Explosive detection dogs on Ex Brolga Run

From curling up with their handlers to doing a happy dance when they find explosives, the 3rd Combat Engineer Regiment’s explosive detection dogs (EDD) enjoy their role as an integral 3rd Brigade capability.

CAPTION: Sapper Aidan Jones and his explosive detection dog, Yambo, during Exercise Brolga Run 2024 in Townsville Field Training Area, Queensland. Story and photo by Captain Brittany Evans.

The dog-and-handler teams are compact, mobile and can work in a variety of environments, including confined spaces and difficult terrain.

During Exercise Brolga Run – held in the Townsville Field Training Area and Ingham – the EDD team assisted in the detection of improvised explosive devices (IEDs), explosives, ammunition and weapon caches during search operations.

Four-year-old Labrador Ethan and his handler, Sapper Flynn Skerke-Erwin – paired on completion of specialist training in 2022 – were eager to hone their skills during the exercise.

“We have been conducting route searches, clearing routes and paths for the battle team to gain access to an area,” Sapper Skerke-Erwin said.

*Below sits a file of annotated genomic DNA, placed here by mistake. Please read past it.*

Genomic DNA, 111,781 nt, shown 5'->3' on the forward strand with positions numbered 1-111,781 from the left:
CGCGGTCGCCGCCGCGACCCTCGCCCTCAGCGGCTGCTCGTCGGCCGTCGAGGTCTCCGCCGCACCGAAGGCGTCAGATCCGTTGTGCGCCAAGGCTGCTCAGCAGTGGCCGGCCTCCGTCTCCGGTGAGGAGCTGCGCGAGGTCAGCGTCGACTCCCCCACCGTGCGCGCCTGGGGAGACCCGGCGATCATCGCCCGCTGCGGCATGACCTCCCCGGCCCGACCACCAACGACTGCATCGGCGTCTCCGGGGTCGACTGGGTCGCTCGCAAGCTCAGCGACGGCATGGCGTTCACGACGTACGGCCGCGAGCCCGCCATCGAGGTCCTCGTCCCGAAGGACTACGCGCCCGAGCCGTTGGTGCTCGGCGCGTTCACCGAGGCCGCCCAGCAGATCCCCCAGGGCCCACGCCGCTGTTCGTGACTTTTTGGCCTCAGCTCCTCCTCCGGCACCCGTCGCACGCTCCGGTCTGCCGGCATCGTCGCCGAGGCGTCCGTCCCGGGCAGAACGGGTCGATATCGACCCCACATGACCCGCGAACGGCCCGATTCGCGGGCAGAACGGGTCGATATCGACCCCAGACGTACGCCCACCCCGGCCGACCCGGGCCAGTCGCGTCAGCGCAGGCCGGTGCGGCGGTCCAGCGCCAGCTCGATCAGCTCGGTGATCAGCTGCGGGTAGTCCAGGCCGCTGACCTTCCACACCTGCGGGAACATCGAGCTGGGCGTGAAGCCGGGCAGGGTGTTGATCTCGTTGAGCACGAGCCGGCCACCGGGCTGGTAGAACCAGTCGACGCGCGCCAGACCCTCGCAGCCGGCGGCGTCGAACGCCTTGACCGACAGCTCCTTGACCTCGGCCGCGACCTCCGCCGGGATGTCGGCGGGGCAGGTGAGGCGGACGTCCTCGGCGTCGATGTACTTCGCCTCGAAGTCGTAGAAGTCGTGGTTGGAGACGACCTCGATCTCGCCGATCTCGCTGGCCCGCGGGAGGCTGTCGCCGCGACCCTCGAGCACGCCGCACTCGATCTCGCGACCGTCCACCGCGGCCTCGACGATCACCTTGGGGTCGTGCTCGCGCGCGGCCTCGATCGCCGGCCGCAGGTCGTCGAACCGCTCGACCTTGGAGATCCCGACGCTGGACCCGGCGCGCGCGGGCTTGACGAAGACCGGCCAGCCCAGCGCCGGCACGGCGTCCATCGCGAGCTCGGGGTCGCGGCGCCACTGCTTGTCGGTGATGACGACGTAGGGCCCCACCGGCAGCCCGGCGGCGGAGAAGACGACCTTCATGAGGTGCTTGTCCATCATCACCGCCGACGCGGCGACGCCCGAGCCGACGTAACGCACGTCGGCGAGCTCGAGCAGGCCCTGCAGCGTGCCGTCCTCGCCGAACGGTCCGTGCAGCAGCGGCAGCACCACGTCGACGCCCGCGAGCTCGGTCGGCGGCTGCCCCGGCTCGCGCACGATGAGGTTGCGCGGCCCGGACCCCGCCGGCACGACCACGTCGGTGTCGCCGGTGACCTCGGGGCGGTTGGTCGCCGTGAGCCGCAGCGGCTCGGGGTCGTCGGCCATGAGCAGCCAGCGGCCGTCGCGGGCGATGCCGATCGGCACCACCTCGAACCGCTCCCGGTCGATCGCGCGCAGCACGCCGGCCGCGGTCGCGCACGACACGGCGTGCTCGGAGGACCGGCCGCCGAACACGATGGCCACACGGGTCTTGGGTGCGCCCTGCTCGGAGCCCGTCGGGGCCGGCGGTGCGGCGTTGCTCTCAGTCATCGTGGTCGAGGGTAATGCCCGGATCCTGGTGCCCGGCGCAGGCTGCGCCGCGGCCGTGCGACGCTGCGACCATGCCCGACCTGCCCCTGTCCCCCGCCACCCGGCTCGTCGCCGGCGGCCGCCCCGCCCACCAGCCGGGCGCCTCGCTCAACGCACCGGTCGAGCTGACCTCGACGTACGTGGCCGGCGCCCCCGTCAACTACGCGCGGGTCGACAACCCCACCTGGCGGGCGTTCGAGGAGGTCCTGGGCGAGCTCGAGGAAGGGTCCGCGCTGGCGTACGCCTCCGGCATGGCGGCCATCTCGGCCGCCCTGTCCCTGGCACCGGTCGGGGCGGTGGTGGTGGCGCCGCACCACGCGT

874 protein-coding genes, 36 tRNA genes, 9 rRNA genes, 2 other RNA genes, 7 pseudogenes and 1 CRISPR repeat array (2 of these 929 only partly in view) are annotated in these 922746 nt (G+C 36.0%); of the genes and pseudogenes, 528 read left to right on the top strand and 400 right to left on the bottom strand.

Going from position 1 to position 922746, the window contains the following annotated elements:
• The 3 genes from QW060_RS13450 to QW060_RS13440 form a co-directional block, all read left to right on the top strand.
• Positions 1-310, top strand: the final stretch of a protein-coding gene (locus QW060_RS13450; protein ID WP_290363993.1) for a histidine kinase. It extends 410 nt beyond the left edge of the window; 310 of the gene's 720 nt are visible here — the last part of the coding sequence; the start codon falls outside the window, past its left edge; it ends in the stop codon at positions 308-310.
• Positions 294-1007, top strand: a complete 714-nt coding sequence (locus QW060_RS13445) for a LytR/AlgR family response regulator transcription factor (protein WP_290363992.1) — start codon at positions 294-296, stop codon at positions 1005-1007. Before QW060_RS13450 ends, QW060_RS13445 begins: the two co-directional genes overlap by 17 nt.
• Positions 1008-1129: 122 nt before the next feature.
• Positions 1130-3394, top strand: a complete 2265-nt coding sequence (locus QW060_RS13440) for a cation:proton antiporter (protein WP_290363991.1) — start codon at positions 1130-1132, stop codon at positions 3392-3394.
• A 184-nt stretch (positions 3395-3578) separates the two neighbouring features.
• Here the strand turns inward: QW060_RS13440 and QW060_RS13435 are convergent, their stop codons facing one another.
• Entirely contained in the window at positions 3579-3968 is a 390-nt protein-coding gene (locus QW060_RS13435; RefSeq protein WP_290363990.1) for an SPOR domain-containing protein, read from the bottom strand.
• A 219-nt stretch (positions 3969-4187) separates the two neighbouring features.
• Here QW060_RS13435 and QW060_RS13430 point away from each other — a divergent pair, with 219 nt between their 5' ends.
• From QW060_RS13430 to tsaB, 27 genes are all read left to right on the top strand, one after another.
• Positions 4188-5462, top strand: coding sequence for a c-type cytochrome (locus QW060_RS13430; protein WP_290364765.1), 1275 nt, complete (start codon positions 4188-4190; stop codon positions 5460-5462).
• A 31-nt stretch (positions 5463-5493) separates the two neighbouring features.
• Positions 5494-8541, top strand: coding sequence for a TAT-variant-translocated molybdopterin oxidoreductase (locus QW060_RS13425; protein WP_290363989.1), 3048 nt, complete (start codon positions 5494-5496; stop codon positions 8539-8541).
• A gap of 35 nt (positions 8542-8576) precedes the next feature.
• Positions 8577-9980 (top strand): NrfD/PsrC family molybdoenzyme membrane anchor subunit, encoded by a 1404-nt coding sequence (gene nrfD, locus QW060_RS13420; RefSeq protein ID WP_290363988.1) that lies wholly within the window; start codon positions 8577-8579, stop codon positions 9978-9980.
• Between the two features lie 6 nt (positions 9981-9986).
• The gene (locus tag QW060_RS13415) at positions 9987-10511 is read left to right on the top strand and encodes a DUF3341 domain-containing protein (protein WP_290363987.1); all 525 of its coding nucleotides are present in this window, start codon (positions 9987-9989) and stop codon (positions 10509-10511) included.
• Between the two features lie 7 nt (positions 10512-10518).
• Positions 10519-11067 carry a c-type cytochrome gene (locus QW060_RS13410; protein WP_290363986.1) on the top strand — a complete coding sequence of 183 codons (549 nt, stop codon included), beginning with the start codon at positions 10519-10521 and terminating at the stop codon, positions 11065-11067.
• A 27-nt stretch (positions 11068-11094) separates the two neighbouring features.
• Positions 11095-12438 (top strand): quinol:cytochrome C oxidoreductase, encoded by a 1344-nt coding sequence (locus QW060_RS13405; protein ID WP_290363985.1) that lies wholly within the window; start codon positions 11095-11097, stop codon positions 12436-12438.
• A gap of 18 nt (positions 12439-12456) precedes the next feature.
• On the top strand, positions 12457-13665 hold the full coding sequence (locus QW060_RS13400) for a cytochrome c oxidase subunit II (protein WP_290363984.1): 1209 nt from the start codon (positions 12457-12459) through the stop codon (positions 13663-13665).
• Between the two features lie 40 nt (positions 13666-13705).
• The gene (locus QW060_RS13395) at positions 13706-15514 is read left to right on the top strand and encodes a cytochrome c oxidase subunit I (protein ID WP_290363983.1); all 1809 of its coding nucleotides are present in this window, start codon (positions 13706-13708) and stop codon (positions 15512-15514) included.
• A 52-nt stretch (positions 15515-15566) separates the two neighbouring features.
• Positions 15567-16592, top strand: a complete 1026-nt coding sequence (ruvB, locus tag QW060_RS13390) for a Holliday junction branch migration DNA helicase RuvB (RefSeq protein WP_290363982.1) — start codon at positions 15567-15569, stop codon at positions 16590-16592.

“Once an assault goes through, we undertake battle clearance, using the dogs to look for any potential devices or weapon caches that we may have missed.

“The team is integral for providing access to an area.”

When in a tactical environment, communication procedures are altered to reduce the risk of giving away the position to the enemy.

“We work with the dogs off leash and use singular words of command,” Sapper Skerke-Erwin said.

“Handlers have a radio that transmits to a tactical communications collar.

“The collar sends vibration tones for certain commands, meaning we can work silently by night and day.”

During specialist training, handlers are taught how to apply first aid to their dogs in a field and operational environment.

“We learn everything from what drugs they can take, to how we treat for an IED,” Sapper Skerke-Erwin said.

“I carry my own kit and a K9 first-aid kit. Most of the stores are the same – treating dogs is very similar.”

Sapper Aidan Jones said extended periods of time in the field environment had a positive impact on his three-year-old EDD Yambo and the team around him.

“It’s good for morale having Yambo around; it makes field exercises 10 times better,” Sapper Jones said.

“We sleep together in my bivvy bag – it’s a nice, tight fit, though.

“He enjoys what he does; every time he is in the harness, he is smiling, having fun.

“I can’t put into words how awesome it is when he finds something – he does a little Happy Feet dance.

“He thinks he is the man, and I think he is the man too.”

 

 


.

.


.


.

2796 Total Views 8 Views Today

Posted by Brian Hartigan

Managing Editor Contact Publishing Pty Ltd PO Box 3091 Minnamurra NSW 2533 AUSTRALIA

Leave a Reply

Your email address will not be published. Required fields are marked *